The high-principled and idealistic Woodrow Wilson was President of the United States between 1912 and 1920 and initially sought to avoid American involvement in the First World War.
The US declared its neutrality on 19 August 1914. Wilson was personally appalled by the evil of war and his faith in the processes of international justice committed him from the outset to an active role as mediator.
A series of diplomatic missions to belligerents between 1914 and 1916 was undertaken by his personal emissary Colonel House, in an attempt to seek a negotiated settlement. All failed, primarily because the warring nations were ultimately unwilling to compromise their mutually exclusive war aims.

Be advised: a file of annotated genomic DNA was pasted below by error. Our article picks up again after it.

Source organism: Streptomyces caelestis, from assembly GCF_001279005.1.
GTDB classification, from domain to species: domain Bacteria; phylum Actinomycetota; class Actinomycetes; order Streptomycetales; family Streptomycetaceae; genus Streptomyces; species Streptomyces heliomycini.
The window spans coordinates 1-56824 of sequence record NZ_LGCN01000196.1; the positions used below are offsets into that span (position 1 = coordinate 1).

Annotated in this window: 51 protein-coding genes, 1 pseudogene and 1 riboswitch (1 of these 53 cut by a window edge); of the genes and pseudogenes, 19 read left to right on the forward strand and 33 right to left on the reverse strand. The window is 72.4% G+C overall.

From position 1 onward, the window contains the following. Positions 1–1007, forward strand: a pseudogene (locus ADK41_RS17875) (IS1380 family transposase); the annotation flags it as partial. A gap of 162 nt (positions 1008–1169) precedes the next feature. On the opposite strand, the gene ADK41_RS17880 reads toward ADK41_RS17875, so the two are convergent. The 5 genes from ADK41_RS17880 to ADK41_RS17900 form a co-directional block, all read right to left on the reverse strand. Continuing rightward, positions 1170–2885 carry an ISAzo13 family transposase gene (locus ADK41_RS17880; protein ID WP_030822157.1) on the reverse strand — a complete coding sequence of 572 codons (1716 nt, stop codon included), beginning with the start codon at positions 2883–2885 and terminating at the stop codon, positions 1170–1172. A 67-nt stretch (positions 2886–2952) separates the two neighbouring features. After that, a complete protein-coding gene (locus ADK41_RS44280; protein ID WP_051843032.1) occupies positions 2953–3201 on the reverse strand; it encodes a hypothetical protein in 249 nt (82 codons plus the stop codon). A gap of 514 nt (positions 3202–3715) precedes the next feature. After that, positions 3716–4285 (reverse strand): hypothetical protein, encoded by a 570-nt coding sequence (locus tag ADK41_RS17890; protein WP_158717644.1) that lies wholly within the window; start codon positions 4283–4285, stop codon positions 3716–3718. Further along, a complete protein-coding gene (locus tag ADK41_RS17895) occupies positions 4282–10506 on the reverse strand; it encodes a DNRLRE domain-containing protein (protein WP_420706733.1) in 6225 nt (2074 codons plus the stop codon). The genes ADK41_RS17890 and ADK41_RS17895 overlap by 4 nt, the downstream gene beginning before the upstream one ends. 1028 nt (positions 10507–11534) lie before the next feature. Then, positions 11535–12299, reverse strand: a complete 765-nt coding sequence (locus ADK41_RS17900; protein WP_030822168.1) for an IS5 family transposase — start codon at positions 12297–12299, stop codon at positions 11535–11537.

Wilson's role as an impartial mediator was also compromised by the war's effects on his own country. The US economy benefitted hugely from supplying munitions and foodstuffs to the warring nation, but in so doing US ships became casualties of the war at sea.
Wilson's exasperation with Britain over the Royal Navy's searching of neutral vessels was completely overshadowed by the devastating effects of Germany's unrestricted submarine war against neutral shipping – the ultimate consequence of which was the US declaration of war against Germany on 6 April 1917.
Wilson proved a decisive and forceful wartime leader, but despite his legal fair-mindedness and committee skills, the post-war Versailles Peace settlement proved an unhappy compromise. The US Congress rejected the treaty, including membership in the League of Nations, Wilson's own proposed ideal institution for settling international disputes.